Monday, 30 April 2012

Springsteen and Pearl Jam to rock Manchester in June

(Photo courtesy of Berto Garcia on Flickr)

Two heavyweights of the world of rock are to descend on Manchester within hours of one another in June.
In the height of summer, American rock icon Bruce Springsteen and Seattle grunge gods Pearl Jam will entertain crowds at the Etihad Stadium and Manchester Arena respectively.
The Pearl Jam boys are scheduled to hit the Arena’s stage on Thursday 20th June and will play a second gig the following night at the same venue.
The Seattle rockers, fronted by Eddie Vedder, have been together since 1990 and are still playing to sell-out crowds. They have gathered legions of ardent fans over the years and their distinctive sound has set new standards with every album.
The British leg of Pearl Jam’s tour includes two dates in Manchester and one at the Isle of Wight Festival, after which they’ll be jetting off to Amsterdam, so the party will be short lived but as intense and emotive as it always is with a band like Pearl Jam.
Springsteen, AKA The Boss, is due to play to a sell-out crowd at the home stadium of Manchester City FC.
The magnificent structure houses around 60,000 people for big-scale concerts and Springsteen certainly justifies that label. For decades, he has been one of the biggest and most popular rockers in the world, selling out tour after tour and cementing memory after memory in the minds of his fellow rockers.
The date with the Etihad Stadium marks one of only a handful of UK gigs for The Boss and his band, with dates scheduled at Sunderland FC’s Stadium of Light (a stadium with famously mind-blowing acoustics) and the Isle of Wight Festival in the same month.
Springsteen will be entertaining Sunderland while Pearl Jam rock Manchester on the 21st June and Pearl Jam are on the bill for the Isle of Wight, too.
Are you attending the upcoming Bruce Springsteen tour of any of the Pearl Jam tour dates? Got any favourite Bruce Springsteen songs or Pearl Jam songs? Let us know!
Tuesday, 10 April 2012

Horrible Histories - Barmy Britain Review

In style, tone and crass joke abundance, Horrible Histories – Barmy Britain is satisfyingly close to Terry Deary’s books, on which it is based. It’s a whirlwind, whistle-stop tour through the funniest of the lot, updated for the 21st century stage. In Ruthless Romans, pickled fish guts are on the menu in Masterchef; in the Slimy Stuarts, Guy Fawkes appears as a contestant in Who Wants to Blow Up Parliament?; in the Frightful First World War, Earl Haig returns from the Somme to be blown to pieces in the board room, by a vicious Alan Sugar.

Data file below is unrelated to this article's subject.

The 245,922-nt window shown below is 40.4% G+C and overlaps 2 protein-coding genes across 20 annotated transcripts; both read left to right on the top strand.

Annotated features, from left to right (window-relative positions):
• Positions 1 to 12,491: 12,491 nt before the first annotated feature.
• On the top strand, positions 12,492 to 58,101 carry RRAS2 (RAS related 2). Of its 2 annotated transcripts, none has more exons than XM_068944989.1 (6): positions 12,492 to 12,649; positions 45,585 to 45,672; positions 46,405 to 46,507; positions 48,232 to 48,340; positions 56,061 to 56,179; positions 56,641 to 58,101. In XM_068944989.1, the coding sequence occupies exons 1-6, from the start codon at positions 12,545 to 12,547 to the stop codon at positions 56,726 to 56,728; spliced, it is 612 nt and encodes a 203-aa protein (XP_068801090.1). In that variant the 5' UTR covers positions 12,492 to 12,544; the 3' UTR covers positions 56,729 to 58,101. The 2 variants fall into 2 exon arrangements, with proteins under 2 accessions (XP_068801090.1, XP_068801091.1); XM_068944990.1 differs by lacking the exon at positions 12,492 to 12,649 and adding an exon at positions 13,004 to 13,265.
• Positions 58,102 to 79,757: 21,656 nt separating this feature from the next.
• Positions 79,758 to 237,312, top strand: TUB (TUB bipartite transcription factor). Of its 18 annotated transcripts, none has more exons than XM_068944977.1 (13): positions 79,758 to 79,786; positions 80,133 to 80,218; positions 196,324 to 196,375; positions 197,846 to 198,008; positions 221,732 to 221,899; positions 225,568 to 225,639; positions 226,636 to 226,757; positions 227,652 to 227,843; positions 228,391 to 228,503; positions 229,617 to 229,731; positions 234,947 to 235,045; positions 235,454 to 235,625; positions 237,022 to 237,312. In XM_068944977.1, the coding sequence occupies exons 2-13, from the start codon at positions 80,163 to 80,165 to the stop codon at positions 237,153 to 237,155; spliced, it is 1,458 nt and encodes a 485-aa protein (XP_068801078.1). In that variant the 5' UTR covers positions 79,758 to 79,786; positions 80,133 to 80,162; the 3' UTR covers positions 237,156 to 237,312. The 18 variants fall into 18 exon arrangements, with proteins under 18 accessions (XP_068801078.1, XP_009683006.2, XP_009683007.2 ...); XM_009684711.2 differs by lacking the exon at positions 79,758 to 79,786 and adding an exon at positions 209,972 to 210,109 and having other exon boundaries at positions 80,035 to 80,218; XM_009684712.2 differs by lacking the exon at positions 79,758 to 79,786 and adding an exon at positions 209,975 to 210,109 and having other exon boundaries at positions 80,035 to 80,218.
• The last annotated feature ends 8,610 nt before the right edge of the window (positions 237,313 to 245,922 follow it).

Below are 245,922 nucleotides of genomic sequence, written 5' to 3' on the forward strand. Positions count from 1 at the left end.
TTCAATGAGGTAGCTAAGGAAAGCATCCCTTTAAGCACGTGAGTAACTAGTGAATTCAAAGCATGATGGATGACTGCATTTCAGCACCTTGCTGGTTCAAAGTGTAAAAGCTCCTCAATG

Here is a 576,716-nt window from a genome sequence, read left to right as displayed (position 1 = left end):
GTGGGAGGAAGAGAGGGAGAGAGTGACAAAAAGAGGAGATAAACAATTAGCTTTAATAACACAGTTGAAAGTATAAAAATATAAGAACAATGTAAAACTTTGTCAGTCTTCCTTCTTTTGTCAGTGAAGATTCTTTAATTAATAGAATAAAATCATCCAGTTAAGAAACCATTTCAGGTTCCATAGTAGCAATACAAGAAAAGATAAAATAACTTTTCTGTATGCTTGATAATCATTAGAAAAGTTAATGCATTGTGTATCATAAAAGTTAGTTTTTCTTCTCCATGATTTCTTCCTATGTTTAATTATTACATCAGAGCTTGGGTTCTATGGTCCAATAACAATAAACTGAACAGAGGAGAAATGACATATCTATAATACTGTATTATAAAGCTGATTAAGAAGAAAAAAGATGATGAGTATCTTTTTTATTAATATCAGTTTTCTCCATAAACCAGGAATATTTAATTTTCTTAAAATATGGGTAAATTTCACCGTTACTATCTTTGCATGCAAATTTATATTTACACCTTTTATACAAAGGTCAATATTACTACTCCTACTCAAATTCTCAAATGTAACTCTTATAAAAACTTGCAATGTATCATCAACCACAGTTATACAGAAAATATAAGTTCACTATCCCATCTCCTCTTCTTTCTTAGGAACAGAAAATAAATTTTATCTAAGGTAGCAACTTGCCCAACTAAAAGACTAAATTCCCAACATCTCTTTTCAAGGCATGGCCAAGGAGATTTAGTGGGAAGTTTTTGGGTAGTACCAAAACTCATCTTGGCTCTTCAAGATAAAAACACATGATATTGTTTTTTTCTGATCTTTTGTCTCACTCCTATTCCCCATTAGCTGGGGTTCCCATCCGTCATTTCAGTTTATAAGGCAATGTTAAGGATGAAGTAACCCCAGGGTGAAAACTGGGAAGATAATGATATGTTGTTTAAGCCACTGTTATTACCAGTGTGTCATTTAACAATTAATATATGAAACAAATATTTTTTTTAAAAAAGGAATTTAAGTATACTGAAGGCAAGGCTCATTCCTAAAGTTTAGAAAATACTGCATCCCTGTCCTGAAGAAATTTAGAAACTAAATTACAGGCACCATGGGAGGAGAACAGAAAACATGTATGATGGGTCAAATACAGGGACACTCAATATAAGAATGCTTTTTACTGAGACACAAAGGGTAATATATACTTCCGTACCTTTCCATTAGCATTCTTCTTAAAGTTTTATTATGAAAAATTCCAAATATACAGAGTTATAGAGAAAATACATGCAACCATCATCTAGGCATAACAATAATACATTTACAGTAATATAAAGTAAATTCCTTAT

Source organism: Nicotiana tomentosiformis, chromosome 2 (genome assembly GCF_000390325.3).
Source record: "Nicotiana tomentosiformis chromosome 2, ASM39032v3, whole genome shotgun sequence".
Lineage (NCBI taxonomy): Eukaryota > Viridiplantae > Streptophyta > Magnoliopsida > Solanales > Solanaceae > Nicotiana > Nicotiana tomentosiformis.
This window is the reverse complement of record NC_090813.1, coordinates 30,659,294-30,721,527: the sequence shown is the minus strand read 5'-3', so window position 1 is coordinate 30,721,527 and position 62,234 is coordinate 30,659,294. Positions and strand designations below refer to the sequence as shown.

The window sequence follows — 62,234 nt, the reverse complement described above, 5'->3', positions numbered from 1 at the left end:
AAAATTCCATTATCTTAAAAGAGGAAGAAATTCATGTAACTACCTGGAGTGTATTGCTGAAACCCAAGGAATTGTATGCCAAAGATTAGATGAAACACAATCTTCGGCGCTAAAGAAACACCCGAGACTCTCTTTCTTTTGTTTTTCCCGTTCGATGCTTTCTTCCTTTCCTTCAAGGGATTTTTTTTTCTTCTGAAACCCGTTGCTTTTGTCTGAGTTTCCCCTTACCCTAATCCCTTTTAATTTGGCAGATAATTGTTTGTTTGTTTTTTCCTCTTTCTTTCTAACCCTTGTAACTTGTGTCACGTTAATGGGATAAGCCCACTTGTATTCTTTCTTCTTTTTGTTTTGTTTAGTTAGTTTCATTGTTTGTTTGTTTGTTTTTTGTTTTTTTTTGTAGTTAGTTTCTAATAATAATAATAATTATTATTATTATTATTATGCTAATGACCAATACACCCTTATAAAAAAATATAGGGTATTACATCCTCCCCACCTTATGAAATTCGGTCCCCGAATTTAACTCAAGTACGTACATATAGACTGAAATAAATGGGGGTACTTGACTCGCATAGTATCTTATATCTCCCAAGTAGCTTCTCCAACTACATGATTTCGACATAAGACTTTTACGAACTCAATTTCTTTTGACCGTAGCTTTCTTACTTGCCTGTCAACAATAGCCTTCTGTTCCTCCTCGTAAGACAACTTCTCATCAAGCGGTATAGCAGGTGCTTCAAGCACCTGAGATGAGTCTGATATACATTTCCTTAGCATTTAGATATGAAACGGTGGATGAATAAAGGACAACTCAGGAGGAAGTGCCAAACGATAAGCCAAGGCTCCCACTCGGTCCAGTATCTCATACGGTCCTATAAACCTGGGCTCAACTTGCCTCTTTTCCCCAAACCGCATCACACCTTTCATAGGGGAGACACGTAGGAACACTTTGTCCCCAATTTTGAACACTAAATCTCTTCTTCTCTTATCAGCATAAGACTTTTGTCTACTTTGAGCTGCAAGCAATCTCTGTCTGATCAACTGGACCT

As staunch supporters of the Horrible Histories in getting kids into history, we thoroughly recommend this show for families and school parties. The fun historical content, catchy songs and fart jokes are for a target age group of about 6 to 12, though suitable too for the very young. However, as well as pitching itself to the original readers of the books, the show has also done well to appeal to the larger variety of audience ages who enjoy the CBBC television programme. Parents will enjoy nods to parodies of modern television, particularly the Benedict Martin’s caricatures of Phil from Relocation, Relocation, and The Apprentice tycoon, Alan Sugar. If, for adults, the level of humour is a little less sophisticated than the television programme, we think this is entirely in keeping with the demands of the changed medium.

The impressive enthusiasm of the two actors, Lauryn Redding and Martin, never lets up, and is enjoyably infectious. At only an hour long, there are noticeable gaps in history, and there is no mention of dates, which might confuse a younger history enthusiast. Historical accuracy or complexity is clearly not the aim of the show; hilariously, ‘Henry VIII was a very fat man,/ He liked to stuff his face from a frying pan’ is the chorus line of the most catchy song. Though we think it was right not to overload this show with dates and facts, it does well in proliferating stereotype. Nevertheless, there are one or two interesting nuggets you might not have known. You’ll find out how far the British advanced for every soldier killed in the Somme; it is a shockingly small distance, showing that even the most exaggerated, funny historical accounts can also be poignant.

Barmy Britain certainly left us with the firm impression that history is ruthless, vile, terrible, vicious, frightful, slimy and horrible, in all the best ways. It is equally patriotic and ironic and shows the fantastic ability of Britain to laugh at itself. Excellent entertainment for all the family, and (maybe) educational too.